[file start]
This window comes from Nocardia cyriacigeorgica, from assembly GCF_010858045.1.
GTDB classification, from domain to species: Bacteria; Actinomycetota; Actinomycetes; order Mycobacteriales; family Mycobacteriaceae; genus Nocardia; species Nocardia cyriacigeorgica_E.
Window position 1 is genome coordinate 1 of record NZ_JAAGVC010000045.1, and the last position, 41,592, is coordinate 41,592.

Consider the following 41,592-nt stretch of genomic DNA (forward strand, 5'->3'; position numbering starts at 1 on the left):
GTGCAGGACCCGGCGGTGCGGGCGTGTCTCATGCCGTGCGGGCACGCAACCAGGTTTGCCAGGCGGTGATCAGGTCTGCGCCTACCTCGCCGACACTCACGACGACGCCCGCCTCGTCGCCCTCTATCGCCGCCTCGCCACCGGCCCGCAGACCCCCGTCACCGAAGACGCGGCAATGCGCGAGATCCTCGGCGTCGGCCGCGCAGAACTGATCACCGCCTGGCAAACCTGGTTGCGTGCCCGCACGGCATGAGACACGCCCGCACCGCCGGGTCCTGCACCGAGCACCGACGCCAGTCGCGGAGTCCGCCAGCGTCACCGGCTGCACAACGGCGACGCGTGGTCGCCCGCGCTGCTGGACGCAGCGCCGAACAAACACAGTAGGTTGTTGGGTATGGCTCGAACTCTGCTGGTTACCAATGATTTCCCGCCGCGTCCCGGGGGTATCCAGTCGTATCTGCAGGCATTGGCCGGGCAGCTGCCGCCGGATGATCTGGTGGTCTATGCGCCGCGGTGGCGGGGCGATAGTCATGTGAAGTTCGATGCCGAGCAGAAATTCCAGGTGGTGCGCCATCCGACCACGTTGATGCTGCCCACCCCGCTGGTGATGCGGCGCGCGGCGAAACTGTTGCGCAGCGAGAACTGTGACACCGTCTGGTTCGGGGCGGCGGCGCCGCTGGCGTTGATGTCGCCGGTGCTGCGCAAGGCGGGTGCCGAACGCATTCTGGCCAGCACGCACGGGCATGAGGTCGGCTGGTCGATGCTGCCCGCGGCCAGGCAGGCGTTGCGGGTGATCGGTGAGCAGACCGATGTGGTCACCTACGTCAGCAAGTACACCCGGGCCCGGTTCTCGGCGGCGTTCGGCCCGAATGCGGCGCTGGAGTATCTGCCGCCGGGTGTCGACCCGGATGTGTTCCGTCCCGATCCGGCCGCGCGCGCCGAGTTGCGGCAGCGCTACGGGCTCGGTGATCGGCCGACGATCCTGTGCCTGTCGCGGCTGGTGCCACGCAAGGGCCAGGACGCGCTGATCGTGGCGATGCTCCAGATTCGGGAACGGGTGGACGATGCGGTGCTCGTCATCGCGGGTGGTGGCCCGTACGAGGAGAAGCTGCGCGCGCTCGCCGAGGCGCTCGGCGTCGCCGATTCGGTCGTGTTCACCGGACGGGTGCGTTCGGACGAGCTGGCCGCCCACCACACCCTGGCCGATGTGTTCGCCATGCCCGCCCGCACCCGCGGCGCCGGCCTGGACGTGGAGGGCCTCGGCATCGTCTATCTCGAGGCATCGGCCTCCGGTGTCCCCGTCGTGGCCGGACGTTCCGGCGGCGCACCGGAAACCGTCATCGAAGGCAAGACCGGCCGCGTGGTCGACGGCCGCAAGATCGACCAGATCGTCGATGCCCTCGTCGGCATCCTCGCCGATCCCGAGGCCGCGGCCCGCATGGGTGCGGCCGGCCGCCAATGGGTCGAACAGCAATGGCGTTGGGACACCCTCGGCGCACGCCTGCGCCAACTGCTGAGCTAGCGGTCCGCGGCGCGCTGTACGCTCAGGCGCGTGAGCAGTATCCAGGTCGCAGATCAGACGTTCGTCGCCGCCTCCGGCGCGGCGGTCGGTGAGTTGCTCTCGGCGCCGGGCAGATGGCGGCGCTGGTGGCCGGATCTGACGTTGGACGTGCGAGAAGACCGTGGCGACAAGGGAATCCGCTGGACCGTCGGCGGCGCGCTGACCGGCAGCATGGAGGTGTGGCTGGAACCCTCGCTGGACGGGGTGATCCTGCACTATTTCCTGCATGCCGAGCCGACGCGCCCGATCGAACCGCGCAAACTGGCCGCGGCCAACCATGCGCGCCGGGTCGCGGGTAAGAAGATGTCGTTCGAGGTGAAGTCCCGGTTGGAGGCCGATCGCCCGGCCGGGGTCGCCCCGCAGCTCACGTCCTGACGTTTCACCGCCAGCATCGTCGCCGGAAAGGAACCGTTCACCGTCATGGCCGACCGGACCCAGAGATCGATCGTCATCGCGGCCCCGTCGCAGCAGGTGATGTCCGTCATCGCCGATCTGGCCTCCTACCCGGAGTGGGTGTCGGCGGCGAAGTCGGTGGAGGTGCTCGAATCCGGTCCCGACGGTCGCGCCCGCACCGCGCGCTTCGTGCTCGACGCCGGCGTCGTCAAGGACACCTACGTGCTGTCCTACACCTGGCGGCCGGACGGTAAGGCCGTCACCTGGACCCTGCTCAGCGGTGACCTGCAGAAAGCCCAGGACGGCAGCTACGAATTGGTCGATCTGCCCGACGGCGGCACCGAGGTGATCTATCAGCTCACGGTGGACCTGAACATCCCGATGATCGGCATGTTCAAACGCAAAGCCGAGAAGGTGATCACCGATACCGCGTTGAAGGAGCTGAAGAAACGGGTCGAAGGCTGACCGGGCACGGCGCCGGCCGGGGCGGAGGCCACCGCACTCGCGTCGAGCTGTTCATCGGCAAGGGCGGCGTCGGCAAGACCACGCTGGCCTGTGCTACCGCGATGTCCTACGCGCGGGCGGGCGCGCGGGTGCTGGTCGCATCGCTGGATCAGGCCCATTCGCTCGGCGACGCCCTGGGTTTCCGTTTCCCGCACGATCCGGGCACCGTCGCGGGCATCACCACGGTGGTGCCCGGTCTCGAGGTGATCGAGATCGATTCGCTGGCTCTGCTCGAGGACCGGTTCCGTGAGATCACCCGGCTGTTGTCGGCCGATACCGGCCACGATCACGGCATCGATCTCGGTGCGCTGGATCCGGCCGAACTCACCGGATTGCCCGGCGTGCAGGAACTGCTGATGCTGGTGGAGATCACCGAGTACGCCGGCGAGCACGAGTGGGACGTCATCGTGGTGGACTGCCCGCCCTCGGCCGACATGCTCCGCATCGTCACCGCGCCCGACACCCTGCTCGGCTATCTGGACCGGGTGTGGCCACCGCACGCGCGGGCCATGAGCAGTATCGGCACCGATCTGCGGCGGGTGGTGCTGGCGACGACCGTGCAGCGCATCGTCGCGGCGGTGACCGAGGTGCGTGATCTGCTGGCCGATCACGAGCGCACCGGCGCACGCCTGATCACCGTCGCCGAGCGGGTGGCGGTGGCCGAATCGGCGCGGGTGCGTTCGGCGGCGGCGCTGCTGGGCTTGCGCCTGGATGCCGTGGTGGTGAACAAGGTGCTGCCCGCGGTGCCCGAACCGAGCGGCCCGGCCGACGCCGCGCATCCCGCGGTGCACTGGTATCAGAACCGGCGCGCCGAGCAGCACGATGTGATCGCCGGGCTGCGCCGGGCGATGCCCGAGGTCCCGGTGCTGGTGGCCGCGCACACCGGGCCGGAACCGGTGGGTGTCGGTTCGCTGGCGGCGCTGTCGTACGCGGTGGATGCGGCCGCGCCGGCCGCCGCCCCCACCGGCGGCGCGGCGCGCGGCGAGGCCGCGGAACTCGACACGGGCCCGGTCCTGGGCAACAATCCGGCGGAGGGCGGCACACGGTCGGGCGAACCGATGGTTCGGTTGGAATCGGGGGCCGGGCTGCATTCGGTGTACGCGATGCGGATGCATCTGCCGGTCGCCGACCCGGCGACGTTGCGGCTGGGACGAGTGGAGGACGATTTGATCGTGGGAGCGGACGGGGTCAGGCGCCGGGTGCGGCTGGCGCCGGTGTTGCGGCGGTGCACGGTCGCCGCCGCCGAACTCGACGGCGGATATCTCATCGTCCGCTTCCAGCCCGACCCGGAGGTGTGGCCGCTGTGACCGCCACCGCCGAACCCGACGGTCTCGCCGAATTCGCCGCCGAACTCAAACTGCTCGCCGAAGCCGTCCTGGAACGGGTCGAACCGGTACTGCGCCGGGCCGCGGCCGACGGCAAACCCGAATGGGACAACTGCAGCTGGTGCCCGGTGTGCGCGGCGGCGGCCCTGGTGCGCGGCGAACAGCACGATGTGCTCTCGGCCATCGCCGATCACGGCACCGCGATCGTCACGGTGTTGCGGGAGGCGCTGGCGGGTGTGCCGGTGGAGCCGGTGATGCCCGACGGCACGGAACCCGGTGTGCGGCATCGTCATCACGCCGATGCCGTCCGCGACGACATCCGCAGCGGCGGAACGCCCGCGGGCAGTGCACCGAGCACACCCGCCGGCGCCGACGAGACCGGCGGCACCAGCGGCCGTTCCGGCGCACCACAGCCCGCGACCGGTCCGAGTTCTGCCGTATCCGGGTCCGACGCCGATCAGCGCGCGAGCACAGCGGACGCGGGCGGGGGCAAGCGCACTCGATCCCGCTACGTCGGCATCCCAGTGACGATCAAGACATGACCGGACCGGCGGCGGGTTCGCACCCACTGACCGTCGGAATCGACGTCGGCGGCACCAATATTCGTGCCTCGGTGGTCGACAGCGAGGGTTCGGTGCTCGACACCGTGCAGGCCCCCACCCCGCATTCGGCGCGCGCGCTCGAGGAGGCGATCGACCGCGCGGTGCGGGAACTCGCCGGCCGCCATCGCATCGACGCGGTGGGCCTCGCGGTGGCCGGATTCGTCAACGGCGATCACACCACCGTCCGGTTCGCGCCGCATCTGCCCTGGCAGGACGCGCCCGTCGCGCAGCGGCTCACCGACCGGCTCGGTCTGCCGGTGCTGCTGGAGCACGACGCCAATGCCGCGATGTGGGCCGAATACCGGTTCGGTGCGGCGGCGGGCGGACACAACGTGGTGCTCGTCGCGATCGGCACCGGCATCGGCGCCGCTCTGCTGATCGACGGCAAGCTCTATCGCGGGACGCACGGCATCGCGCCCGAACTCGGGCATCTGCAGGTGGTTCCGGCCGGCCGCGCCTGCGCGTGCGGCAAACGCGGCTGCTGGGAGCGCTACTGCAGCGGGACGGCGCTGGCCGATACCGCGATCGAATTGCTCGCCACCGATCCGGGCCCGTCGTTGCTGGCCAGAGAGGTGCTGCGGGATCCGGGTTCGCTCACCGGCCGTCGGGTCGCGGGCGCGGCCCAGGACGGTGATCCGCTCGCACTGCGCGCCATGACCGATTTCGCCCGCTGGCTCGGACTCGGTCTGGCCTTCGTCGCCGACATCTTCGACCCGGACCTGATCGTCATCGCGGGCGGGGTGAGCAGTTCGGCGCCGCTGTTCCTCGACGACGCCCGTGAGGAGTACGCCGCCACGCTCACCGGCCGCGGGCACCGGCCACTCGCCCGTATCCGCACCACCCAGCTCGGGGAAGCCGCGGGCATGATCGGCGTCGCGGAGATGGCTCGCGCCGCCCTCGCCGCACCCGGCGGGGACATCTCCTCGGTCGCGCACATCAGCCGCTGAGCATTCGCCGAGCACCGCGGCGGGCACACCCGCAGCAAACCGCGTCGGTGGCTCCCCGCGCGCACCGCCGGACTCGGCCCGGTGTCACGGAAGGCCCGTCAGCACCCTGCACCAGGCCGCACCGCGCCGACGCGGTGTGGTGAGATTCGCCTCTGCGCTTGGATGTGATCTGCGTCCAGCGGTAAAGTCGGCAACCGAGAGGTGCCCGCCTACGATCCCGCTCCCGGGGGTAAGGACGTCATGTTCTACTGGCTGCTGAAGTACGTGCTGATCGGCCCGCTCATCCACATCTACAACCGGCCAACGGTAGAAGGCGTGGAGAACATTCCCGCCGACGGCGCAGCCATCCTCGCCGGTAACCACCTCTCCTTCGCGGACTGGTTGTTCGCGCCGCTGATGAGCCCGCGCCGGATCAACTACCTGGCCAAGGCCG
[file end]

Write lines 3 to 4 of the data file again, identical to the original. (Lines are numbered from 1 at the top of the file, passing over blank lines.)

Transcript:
Window position 1 is genome coordinate 1 of record NZ_JAAGVC010000045.1, and the last position, 41,592, is coordinate 41,592.

Consider the following 41,592-nt stretch of genomic DNA (forward strand, 5'->3'; position numbering starts at 1 on the left):